The federal government made the right decision in rejecting the Prosperity mine proposal. The project would have had significant adverse environmental effects, and that for some is reason enough to deny approval. But even if one were willing to accept the environmental impacts because of the economic benefits the project would have offered, it is not at all clear that there would in fact have been net economic benefits that could offset the adverse environmental effects.
One of the great weaknesses of the environmental assessment process is that it does not properly address the economic benefits and costs of the projects being reviewed. Project proponents, including the provincial government in this case, simply tout the amount of employment, income and taxes the project is estimated to generate. However, they do not consider what the economic benefits of those impacts would be, and what economic costs also need to be taken into account.
Though generally lost in the press releases promoting different projects, there is a big difference between the number of jobs associated with a new project, and the economic benefit those jobs actually offer. The amount of benefit depends on what those hired would otherwise be doing. They would not all have been unemployed, which is effectively what one has to assume to equate number of jobs with benefit.
The same is true for the tax impacts. The estimated amount of taxes generated by a project does not properly measure the benefit to government. Some of the personal income taxes would have been paid in any event. The estimated corporate taxes are uncertain and typically deferred for many years, greatly reducing their present value. And the taxes would in part be offset by increased demands for government services due to any inflow of families into the region or province due to the project.
When the province concluded after its Environmental Assessment that the Prosperity project was justified by the economic benefits it would generate, it didn’t bother to estimate what the magnitude of those benefits would in fact be. It ignored the difference between impacts and economic benefit. Further, it failed even to recognize there would be very significant economic costs because of the large amount of electricity the mine would need – an amount roughly equivalent to one-sixth of the output of the proposed Site C hydroelectric dam.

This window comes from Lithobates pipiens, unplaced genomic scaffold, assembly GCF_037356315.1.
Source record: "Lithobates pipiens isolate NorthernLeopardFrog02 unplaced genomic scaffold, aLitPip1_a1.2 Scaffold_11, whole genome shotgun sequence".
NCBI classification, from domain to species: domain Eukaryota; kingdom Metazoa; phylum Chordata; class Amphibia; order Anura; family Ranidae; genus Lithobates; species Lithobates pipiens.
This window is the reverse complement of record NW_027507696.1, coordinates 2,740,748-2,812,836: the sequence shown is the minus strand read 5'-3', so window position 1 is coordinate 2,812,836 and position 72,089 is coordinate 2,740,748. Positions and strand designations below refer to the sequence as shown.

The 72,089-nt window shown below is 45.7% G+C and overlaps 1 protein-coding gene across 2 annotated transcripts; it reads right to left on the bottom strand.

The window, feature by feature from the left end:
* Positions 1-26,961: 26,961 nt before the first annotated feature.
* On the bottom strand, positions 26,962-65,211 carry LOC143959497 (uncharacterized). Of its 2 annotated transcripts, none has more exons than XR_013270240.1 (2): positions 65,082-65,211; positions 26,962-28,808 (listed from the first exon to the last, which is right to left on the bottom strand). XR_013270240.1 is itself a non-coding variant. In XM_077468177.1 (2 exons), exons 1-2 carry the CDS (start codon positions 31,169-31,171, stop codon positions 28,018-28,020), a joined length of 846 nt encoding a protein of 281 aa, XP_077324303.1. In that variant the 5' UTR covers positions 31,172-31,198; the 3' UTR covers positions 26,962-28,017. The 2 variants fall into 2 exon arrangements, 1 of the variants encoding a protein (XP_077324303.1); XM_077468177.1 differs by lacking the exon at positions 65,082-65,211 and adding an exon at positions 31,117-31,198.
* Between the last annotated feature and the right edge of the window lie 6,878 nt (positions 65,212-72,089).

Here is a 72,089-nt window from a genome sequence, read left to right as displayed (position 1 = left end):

The problem very simply is that the rate a large industrial customer like Prosperity pays BC Hydro for the electricity it uses less than half the cost of new sources of supply. BC Hydro would have lost at least $35 million per year, possibly much more, to acquire and then sell to Prosperity the electricity the mine would have needed.
It doesn’t matter that Prosperity would have paid the same electricity rate as other large industrial customers. Nor does it matter that as a matter of policy the provincial government has directed BC Hydro to sell power at rates that reflect its historic average costs, not the cost it is incurring to acquire new supply today. The fact remains that BC Hydro would have lost a lot of money if Prosperity were to go ahead – a loss that ultimately would be borne by all existing customers. And that is an economic cost of the mine going ahead that needs to be recognized in any balanced assessment of benefits and costs.
Economic-environmental trade-offs are often central in public policy debates. The province supported the Prosperity project because it considered the economic benefits to outweigh the environmental costs. The federal government decided otherwise.
Inasmuch as trade-off issues like this will no doubt arise again, possibly with Prosperity and almost certainly with other projects, one of the lessons from Prosperity is that major project assessment processes should carefully consider what the economic benefits and costs in fact are. There are well established principles by which this can be done. Important public policy debates should be informed by more than promotional press releases about taxes and jobs.